Yale University Art Gallery by Louis Kahn

Yale Art Gallery expansion opens tomorrow

The university's incredible refurbished gallery complex includes one of Louis Kahn's earliest commissions

For most public institutions, being the site of the first significant commission by the great American architect Louis I Kahn, would be a crowning glory. Not so for Yale University's Art Gallery, America's oldest university art gallery, which officially reopens tomorrow, following an expansive $135m refurbishment.

Kahn's building is just one of three galleries housing an incredibly impressive collection of works, including Vincent Van Gogh's The Night Cafe and Claude Monet's The Iris Garden at Giverny, as well as pieces by Hans Holbein, Frans Hals, Peter Paul Rubens, Eugène Delacroix, Jean Baptiste Camille Corot, Piet Mondrain, Pablo Picasso, Roy Lichtenstein and Andy Warhol, alongside notable African, Asian, and Indo-Pacific collections.

Little wonder then, that, in a glowing preview of the reopening, The New Yorker describes the gallery as having "the bone structure, if not quite the full flesh, of a world-class encyclopedic museum."


Yale University Art Gallery by Louis Kahn
Yale University Art Gallery by Louis Kahn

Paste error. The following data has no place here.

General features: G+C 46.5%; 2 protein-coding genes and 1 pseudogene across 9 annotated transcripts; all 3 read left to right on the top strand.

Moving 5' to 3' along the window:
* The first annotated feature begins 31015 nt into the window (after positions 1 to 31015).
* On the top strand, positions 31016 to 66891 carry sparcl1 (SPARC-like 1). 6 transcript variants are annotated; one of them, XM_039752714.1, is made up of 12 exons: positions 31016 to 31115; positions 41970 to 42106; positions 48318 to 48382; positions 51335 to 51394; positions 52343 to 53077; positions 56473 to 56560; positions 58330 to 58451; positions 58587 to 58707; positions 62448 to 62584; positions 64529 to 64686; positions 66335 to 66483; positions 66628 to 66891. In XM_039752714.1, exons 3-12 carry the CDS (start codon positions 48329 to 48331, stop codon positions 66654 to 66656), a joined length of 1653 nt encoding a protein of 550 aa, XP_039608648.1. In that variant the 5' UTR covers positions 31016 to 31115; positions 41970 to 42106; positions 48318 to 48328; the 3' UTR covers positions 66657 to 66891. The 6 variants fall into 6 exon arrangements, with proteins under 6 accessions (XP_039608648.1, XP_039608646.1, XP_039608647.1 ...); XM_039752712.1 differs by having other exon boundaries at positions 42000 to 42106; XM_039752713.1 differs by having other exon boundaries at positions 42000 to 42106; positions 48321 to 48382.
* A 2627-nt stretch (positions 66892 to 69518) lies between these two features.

This 13-year restoration, undertaken by New York's Ennead Architects and overseen by the gallery's avuncular director, Jock Reynolds, includes the unearthing and re-hanging of works long locked away in the Yale archives, as well as extensive refurbishment of both Kahn's gallery and other buildings.

Kahn's gallery, completed in 1953, was praised for its clean geometry, its natural light and its innovative use of ceiling space to hide away air conditioning units. Having fallen into disrepair, the renovation repaired much of the concrete and steel, and updated many of the buildings high tech features, adding in an air control system, which allows in just the right amount of outside air to keep the works in optimum condition.

Kahn's building stands alongside two Gothic galleries in the Yale gallery complex, making a striking architectural juxtaposition, regardless of the works inside. At only an hour-and-a-half's drive from Manhattan, the gallery is a reasonable out-of-town jaunt, even for New York's tourists. Go for the architecture, stay for the art, and, if you like what you see consider our Louis Kahn and Art Museum books.